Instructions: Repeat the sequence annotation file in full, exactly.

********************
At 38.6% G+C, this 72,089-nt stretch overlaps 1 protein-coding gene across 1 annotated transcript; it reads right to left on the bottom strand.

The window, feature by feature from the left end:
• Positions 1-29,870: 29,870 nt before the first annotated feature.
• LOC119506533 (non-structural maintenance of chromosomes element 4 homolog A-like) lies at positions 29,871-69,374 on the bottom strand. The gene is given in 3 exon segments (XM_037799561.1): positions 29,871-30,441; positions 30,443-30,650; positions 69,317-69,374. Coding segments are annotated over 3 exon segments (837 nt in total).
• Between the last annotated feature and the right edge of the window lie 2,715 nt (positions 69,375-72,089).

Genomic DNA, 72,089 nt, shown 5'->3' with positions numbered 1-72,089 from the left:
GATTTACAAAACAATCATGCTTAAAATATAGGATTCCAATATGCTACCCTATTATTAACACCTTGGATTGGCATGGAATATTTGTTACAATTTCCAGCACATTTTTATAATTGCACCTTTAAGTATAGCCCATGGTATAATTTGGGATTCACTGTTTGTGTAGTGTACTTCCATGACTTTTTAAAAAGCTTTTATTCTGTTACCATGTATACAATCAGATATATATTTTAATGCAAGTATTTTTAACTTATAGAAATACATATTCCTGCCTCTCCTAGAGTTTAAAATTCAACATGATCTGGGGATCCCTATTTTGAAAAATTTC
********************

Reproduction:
At 38.6% G+C, this 72,089-nt stretch overlaps 1 protein-coding gene across 1 annotated transcript; it reads right to left on the bottom strand.

The window, feature by feature from the left end:
• Positions 1-29,870: 29,870 nt before the first annotated feature.
• LOC119506533 (non-structural maintenance of chromosomes element 4 homolog A-like) lies at positions 29,871-69,374 on the bottom strand. The gene is given in 3 exon segments (XM_037799561.1): positions 29,871-30,441; positions 30,443-30,650; positions 69,317-69,374. Coding segments are annotated over 3 exon segments (837 nt in total).
• Between the last annotated feature and the right edge of the window lie 2,715 nt (positions 69,375-72,089).

Genomic DNA, 72,089 nt, shown 5'->3' with positions numbered 1-72,089 from the left:
GATTTACAAAACAATCATGCTTAAAATATAGGATTCCAATATGCTACCCTATTATTAACACCTTGGATTGGCATGGAATATTTGTTACAATTTCCAGCACATTTTTATAATTGCACCTTTAAGTATAGCCCATGGTATAATTTGGGATTCACTGTTTGTGTAGTGTACTTCCATGACTTTTTAAAAAGCTTTTATTCTGTTACCATGTATACAATCAGATATATATTTTAATGCAAGTATTTTTAACTTATAGAAATACATATTCCTGCCTCTCCTAGAGTTTAAAATTCAACATGATCTGGGGATCCCTATTTTGAAAAATTTC